The birth of a patriot
When does something such as patriotism start in life?
Before I start my story, let me clarify the word “patriot.” In today’s politically correct world, that word conjures up all kinds of militants, militias, backwoods kinds — ready to take on anything that seems to take away their freedoms (as they perceive it). Their zeal generally takes away their common sense. Because I don’t particularly walk in the PC world, I’ll just be a patriot.
The recent dedication of the World War II memorial monument in May brought oh so much back to me. I’m blessed to be almost 68 years old at this writing and was just older than 5 when we went to war. But that wasn’t the beginning.
It began in Chicago, possibly in 1938 or 1939. I lived in Chicago proper and remembered that it was very dark that night. No street lights were on, and the adults were scurrying around, hanging dark blankets and whatever else they could find to cover the windows so no light would show through.
“Why, Mom, can’t we let any light out?” I asked as only a 2- to 3-year-old would say. She said, “Why, it’s an air raid. We don’t want the planes to drop bombs on us.”
We lived on the north side of Chicago. My dad worked as a machinist, not that I knew that then. A few years went by, and then Pearl Harbor happened. I remember the day well, because my whole life changed. A few weeks later on Dec. 21, 1941, we moved to the south side of Chicago.
My dad tried to enlist in the military but was rejected because of his machinist background. “Uncle Sam” (who was he?) needed him to build war parts. That’s why we moved, to be close to the plant where he worked. We were a poor family, still trying to get up and out of what the Depression left my parents in. Tough time.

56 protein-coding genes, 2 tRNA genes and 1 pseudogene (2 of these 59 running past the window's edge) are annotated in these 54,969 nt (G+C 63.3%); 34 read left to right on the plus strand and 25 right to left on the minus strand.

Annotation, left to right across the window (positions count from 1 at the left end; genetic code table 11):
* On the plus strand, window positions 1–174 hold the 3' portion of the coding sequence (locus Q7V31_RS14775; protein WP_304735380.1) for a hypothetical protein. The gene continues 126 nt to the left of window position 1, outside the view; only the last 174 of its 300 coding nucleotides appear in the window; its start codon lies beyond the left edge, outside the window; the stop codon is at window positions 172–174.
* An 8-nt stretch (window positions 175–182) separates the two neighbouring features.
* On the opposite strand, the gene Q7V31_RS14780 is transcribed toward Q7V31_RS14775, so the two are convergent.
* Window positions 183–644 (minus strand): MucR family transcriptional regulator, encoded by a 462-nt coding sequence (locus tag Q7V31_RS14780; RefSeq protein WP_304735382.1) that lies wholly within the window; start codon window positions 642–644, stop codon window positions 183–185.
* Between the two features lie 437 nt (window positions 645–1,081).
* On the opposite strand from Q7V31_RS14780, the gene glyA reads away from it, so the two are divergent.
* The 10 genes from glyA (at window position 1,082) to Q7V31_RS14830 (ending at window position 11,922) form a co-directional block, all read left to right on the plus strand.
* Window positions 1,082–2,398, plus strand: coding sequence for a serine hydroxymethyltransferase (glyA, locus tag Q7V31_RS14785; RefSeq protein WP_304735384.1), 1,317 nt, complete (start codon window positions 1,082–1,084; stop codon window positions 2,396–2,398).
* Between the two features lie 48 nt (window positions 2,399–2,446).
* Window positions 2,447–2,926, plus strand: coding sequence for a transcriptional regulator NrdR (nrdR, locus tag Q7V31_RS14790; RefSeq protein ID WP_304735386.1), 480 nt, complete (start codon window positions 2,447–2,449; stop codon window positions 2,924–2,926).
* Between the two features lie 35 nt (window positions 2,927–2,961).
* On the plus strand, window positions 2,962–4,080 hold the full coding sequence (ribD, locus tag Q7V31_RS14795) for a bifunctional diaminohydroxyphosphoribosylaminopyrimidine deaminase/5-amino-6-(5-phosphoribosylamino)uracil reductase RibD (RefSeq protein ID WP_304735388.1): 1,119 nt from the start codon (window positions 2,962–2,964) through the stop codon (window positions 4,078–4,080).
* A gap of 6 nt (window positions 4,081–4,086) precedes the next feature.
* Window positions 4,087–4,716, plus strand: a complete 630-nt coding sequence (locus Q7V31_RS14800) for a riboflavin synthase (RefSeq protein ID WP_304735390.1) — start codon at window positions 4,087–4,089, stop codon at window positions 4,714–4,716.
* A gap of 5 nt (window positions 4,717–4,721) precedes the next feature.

Rationing started for just about everything it seemed, but in this gray neighborhood, people started victory gardens. We banded together to help each other, but it was still a hard time. Then the most glorious day arrived –the war ended — and we had a parade down our street.
There was a star in almost every home or apartment window. They changed colors as loved ones died. We said the Pledge of Allegiance in school. I am not sure when it started, but I remember doing it. The Ten Commandments were in all the schools. If it wasn’t for that, I wouldn’t know anything about any kind of right or wrong, it wasn’t exactly taught at home.
As the years went by, our world was doing just fine. Oh, we had a few skirmishes with Korea and Vietnam, but I was busy with life and raising a family. Briefly I wondered, “What’s this that people are so mad about our servicemen? Why aren’t we having a big parade, like when I was a little girl when we won the war?”
How sad that the truth has come out about Vietnam.
“Ah,” said my patriotism. “It’s time to wake up and pay attention.”
This story is in honor of our wonderful country and all those who’ve served and sworn to defend and protect it. Unfortunate]y it took the terrorist attacks of Sept. 11, 2001, to spark our recent return to patriotism, and there are many who are trying to make political points in their remarks, etc., causing uncertainty about our commitment to our precious men and women who are defending us. How sad for them. Don’t they know?
God Bless America!
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